What triggered the imprisonment of Mayanja and Neogy was an article by Picho Ali in Transition No. 36 (July 1968). Picho Ali was a 27-year old Russian-trained lawyer who was working as the Secretary for Research in the President’s Office. In his article, titled “Ideological Commitment and the Judiciary,” Ali argued against the normative school of jurisprudence which viewed the law as independent of the political milieu.  Instead he argued that the judiciary needed to “conform with the aspirations and ideological orientation of the new state” and to be “a dynamic and revolutionary institution.” 


Ali then took issue with the control of the Uganda High Court by non-Africans. “There have already come to light a number of incidents which prove that the presence of expatriates as judges in our courts is to some notable degree a manifestation of the absence of decolonization in those organs of the state,” Ali wrote.


Picho Ali’s article stirred up a hornet’s nest. The next issue of Transition (No. 37, Sep-Oct 1968) carried five long letters to the editor, all of them very critical of Picho Ali’s article. Four of the writers were J. W. Onyango, a Kisumu-based lawyer, Eriya T. Kategaya, a law student at University College, Dar es Salaam, Dani Wadada Nabudere, a Mbale-based lawyer and political scientist, and John Wycliffe Kazoora, a famous Kampala lawyer. Kazoora pulled no punches in his scholarly argument that despatched Ali’s paper as the work of one who did not understand key legal concepts and the Ugandan judicial system.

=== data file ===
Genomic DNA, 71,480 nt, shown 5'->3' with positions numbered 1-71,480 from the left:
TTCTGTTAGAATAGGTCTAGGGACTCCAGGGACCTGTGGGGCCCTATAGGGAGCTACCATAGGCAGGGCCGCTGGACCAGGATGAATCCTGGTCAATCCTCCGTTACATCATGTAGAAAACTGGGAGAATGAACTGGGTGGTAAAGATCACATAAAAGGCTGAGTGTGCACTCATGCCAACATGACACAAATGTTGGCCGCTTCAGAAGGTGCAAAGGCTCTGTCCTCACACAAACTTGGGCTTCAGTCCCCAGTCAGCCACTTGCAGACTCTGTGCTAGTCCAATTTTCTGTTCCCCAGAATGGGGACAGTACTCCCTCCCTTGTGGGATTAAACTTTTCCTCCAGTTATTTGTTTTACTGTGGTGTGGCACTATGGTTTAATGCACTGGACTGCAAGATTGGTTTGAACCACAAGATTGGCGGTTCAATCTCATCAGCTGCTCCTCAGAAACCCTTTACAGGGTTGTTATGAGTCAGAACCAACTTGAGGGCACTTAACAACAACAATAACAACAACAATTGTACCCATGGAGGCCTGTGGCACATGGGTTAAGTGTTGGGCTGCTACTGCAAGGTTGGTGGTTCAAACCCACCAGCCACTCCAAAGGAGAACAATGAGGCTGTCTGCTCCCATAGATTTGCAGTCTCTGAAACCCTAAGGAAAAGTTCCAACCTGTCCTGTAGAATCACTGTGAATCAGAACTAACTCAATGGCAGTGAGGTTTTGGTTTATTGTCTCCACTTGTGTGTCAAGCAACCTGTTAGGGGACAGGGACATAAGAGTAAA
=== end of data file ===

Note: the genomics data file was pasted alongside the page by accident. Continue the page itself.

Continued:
The last letter, penned by Abu Mayanja, was very much along the lines of the other writers’ arguments. Like Kategaya, Mayanja believed that there was no ideology in Uganda. “What kind of ideological bond is there between my honourable friend, M.N. Mehta, MP, and his labourers in the sugar plantations, some of whom are also members or supporters of UPC?” he asked. He also observed that the Government of Uganda seemed to be quite happy in retaining the colonial laws and utilising them, “especially those laws designed by the colonial regime to suppress freedom of association and expression.” 


However, Mayanja’s offensive paragraph that sent him to jail was where he addressed the delayed Africanisation of the High Court. After charging Picho Ali with involving himself in “high-falutin’ philosophical disquisitions”, Mayanja went to the heart of his argument. “I do not think it requires an exercise in dialectical materialism to feel the need that our Bench must be Africanized – by appointing Ugandan-Africans to it – as soon as possible. And it is not clear to me why this has not been done.”